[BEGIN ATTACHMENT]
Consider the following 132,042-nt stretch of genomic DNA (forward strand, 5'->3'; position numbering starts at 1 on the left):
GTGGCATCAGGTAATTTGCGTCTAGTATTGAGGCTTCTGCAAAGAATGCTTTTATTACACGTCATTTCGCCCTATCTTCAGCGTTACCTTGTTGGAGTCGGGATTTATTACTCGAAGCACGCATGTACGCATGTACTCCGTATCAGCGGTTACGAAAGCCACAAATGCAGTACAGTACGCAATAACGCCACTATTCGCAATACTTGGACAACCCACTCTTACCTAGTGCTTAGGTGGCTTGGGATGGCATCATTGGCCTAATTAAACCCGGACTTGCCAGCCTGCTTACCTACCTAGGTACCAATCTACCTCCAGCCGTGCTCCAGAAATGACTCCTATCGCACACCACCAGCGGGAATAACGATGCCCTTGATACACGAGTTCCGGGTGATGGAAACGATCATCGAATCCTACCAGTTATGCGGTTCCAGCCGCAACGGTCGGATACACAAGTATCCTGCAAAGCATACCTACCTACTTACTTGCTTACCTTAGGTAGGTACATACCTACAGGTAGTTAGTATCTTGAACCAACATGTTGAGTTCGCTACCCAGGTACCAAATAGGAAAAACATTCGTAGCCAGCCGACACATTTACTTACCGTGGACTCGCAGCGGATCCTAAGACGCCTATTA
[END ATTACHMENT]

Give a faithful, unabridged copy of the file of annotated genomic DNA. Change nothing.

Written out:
Consider the following 132,042-nt stretch of genomic DNA (forward strand, 5'->3'; position numbering starts at 1 on the left):
GTGGCATCAGGTAATTTGCGTCTAGTATTGAGGCTTCTGCAAAGAATGCTTTTATTACACGTCATTTCGCCCTATCTTCAGCGTTACCTTGTTGGAGTCGGGATTTATTACTCGAAGCACGCATGTACGCATGTACTCCGTATCAGCGGTTACGAAAGCCACAAATGCAGTACAGTACGCAATAACGCCACTATTCGCAATACTTGGACAACCCACTCTTACCTAGTGCTTAGGTGGCTTGGGATGGCATCATTGGCCTAATTAAACCCGGACTTGCCAGCCTGCTTACCTACCTAGGTACCAATCTACCTCCAGCCGTGCTCCAGAAATGACTCCTATCGCACACCACCAGCGGGAATAACGATGCCCTTGATACACGAGTTCCGGGTGATGGAAACGATCATCGAATCCTACCAGTTATGCGGTTCCAGCCGCAACGGTCGGATACACAAGTATCCTGCAAAGCATACCTACCTACTTACTTGCTTACCTTAGGTAGGTACATACCTACAGGTAGTTAGTATCTTGAACCAACATGTTGAGTTCGCTACCCAGGTACCAAATAGGAAAAACATTCGTAGCCAGCCGACACATTTACTTACCGTGGACTCGCAGCGGATCCTAAGACGCCTATTA